• Valentina Mierisch

Are SATs retiring?

What to consider when deciding on taking the SAT


SATs have always been a big part of the college admissions process until now. Recently some colleges have not been asking for the SATs to admit someone. Starting last year, due to COVID, college admissions are removing the need for the SAT scores, and students have been taking advantage of this.


Some colleges that don’t require the SAT scores are American University, Cornell College, Bates College, Bennington College, and many more. Some of these colleges are dream schools.


Instead of spending hours preparing for the upcoming SAT test, now students can use the extra time to get better grades, participate in more after school activities, take on new hobbies, and much more.

This shows the stress the SAT brings to you.


However, even if it's not a must, many students still decide to take it thinking that, if they get a high score, they will have a greater chance to get into a better college. Some students may have done badly in one or more classes throughout high school and the SAT is a way to show they have improved in these areas after all.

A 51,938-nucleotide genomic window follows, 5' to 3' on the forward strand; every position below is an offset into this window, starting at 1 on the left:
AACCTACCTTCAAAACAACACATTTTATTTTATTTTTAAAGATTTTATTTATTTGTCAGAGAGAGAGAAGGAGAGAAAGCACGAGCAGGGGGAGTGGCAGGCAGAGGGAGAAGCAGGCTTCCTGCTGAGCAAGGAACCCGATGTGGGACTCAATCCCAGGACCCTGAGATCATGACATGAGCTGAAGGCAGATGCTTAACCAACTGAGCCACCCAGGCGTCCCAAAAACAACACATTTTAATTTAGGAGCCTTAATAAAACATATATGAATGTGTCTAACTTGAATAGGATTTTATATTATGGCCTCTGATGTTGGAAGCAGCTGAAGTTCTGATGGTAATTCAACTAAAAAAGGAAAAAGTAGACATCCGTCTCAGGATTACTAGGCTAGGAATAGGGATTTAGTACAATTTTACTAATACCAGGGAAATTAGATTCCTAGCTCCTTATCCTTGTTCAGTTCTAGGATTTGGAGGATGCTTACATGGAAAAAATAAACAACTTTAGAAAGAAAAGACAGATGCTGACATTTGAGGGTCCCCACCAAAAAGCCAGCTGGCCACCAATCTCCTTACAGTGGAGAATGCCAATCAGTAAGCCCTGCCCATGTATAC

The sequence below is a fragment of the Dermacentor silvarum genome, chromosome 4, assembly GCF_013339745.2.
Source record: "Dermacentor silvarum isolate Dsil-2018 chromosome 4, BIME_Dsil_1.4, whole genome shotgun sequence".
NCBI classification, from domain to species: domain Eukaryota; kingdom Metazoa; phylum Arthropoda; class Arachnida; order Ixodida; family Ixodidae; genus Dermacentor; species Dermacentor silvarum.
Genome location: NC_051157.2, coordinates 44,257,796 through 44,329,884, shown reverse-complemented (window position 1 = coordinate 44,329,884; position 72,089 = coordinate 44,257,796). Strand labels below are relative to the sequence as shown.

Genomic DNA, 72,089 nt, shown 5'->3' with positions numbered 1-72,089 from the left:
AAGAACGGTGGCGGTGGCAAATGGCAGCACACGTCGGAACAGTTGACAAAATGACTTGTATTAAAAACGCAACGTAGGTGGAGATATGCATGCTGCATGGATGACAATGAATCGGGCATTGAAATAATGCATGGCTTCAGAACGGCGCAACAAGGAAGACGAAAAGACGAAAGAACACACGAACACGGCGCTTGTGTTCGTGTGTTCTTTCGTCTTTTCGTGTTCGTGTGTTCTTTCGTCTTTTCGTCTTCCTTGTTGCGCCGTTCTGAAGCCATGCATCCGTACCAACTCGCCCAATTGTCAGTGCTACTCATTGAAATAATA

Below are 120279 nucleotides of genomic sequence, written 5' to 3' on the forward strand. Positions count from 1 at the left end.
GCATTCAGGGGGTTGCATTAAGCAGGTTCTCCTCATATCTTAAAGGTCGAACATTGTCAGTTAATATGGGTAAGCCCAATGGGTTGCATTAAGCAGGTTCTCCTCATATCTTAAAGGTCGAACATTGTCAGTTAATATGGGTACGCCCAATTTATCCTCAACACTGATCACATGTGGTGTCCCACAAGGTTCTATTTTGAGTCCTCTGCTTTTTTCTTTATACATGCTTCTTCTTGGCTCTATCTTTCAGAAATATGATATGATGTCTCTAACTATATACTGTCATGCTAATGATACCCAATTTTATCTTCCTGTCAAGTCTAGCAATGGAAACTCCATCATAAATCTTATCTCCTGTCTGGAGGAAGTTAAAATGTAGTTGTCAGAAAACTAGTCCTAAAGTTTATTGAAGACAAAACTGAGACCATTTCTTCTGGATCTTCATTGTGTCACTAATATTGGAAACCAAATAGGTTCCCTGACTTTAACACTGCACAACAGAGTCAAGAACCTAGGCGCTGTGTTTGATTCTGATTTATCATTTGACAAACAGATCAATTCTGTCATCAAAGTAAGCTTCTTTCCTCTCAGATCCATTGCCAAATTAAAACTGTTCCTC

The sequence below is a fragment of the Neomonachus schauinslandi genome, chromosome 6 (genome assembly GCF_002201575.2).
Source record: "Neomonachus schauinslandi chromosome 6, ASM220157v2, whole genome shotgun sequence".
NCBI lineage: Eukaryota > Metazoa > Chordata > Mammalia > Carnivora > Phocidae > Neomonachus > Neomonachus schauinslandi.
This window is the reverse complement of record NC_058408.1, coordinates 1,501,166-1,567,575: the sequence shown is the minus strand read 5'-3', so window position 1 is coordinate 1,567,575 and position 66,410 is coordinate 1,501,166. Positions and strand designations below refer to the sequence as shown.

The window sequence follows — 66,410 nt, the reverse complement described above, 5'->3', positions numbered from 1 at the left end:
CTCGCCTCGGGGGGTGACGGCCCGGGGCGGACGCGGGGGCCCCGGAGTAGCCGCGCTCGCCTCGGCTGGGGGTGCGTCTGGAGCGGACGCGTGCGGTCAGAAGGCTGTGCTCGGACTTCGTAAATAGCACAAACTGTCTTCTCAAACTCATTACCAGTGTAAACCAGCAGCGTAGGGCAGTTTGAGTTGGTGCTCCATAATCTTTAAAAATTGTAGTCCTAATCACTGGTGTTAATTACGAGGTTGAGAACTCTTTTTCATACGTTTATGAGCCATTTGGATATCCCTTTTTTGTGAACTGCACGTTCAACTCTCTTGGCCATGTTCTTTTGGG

There are even more reasons why you can decide to take the SAT even though it’s optional. For example, (read this article and write a few more reasons: https://www.collegedata.com/resources/covid-19/why-juniors-should-take-the-sat-or-act-for-test-optional and quote it)


Visit the College Board website to check out the dates when these exams will be offered in the 2021-2022 school year and decide whether YOU want to take the SAT or not.


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